Cardiac troponins (I and T) have not only fundamentally improved the detection criteria for acute myocardial infarction (AMI),1,2 but also enabled risk stratification in the non-surgical,3,4 as well as in various surgical settings.5–7 Several clinical studies revealed cardiac troponins as reliable and valuable biomarkers for the prediction of short- and long-term prognosis and the probability of death in patients with acute coronary syndromes3,8–10 and in the setting of percutaneous coronary intervention (PCI).9,11–13 In the setting of coronary artery bypass grafting (CABG), the relationship between the postoperative release of cardiac troponins and patient outcome has been well associated in several previous studies.5,14–16 Whether the preoperative extent of acute myocardial injury ranging from microinfarctions due to preexisting microembolizing unstable plaques up to non-ST-elevation AMI (NSTEMI) and ST-elevation AMI (STEMI), as measured by cTnI, similarly predict the surgical risk of patients undergoing CABG is currently unknown.
The present study therefore focused on the clinical significance of a single preoperative cTnI serum level before CABG and its predictive value for major adverse cardiac events (MACE) and in-hospital mortality in patients with acute STEMI or NSTEMI.
This study was a prospective single-center study including 254 consecutive patients, who underwent first-time isolated emergency CABG due to acute STEMI (group 1) or NSTEMI (group 2) at the West-German Heart Center Essen between January 2000 and September 2005. We evaluated the association between the extent of preoperative cardiac troponin I (cTnI) serum levels before emergency CABG and the postoperative in-hospital patient outcome.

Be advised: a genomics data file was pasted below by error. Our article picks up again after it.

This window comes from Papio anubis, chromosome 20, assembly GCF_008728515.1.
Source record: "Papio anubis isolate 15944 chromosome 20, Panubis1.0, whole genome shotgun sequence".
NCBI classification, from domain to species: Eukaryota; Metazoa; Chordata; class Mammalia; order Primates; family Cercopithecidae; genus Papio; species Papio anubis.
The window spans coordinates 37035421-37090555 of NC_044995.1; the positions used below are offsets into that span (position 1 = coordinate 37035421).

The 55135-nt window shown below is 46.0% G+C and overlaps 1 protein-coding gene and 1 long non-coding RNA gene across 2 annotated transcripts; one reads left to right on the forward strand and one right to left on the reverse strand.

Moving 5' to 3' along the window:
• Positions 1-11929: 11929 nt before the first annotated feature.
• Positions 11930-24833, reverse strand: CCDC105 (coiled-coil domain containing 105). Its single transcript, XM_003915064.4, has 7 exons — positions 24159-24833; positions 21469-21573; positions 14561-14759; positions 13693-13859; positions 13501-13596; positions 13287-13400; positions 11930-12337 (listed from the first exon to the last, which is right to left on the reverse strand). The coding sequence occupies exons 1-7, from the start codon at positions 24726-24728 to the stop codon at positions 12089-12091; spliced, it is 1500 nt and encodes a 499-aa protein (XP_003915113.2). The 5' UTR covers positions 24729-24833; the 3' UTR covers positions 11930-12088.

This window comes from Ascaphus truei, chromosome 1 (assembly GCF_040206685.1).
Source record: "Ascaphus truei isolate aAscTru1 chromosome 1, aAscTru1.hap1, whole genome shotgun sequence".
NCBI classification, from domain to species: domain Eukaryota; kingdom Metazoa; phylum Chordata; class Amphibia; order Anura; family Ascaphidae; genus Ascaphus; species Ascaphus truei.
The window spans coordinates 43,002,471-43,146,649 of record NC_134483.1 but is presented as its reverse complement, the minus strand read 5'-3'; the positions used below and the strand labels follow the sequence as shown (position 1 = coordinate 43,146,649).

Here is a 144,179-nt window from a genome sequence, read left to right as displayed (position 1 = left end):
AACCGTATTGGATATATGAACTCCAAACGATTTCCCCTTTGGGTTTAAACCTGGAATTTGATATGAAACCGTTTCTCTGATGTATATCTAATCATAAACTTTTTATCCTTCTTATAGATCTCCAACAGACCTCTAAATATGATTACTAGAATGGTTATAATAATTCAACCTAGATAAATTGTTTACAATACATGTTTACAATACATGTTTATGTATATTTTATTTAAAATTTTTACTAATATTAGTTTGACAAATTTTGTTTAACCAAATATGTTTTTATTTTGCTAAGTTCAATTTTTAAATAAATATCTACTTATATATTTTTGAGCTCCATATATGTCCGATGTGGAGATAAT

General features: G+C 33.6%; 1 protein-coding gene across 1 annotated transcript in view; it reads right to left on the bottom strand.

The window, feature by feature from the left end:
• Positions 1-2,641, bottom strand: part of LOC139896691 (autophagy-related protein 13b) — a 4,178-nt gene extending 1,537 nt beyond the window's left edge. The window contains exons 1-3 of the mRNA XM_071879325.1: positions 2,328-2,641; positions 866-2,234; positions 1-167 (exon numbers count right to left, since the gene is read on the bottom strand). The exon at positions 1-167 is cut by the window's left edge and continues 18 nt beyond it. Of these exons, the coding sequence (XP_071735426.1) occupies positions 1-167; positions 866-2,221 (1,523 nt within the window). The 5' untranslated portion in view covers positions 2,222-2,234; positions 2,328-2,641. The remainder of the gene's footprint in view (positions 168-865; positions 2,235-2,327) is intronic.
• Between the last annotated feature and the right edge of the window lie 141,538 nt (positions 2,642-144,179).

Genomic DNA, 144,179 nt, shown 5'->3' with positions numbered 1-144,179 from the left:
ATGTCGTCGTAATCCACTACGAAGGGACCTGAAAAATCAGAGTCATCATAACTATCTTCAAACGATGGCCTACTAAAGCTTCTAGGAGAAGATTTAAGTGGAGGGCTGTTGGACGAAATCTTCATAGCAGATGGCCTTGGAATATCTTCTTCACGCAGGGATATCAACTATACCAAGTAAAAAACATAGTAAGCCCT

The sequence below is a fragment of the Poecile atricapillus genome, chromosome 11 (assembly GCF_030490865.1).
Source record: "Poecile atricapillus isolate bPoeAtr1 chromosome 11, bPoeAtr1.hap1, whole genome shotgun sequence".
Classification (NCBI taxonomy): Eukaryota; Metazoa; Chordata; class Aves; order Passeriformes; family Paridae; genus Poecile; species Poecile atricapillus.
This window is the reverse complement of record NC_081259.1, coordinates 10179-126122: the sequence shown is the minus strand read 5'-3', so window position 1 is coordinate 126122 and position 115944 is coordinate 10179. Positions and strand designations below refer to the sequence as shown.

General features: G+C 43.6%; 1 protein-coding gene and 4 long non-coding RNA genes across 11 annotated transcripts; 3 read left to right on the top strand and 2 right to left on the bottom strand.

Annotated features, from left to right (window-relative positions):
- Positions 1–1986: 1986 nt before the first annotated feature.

Study End Points and Definitions
Primary end points of the study were in-hospital mortality, defined as death from any cause within 30 days after CABG surgery or during the same time period of hospitalization, as well as postoperative MACE during the period of hospitalization including low cardiac output syndrome (LCOS), which was supposed with a postoperative cardiac index below 2.0 L/min/m2 or with a systolic arterial pressure below 90mmHg despite high-dose inotropic support (IV dopamine ≥8 μg/kg/min or dobutamine ≥6 μg/kg/min or epinephrine >0.1 μg/kg/min or norepinephrine >0.1 μg/kg/min), cardiopulmonary resuscitation (CPR), and new-onset ventricular arrhythmia.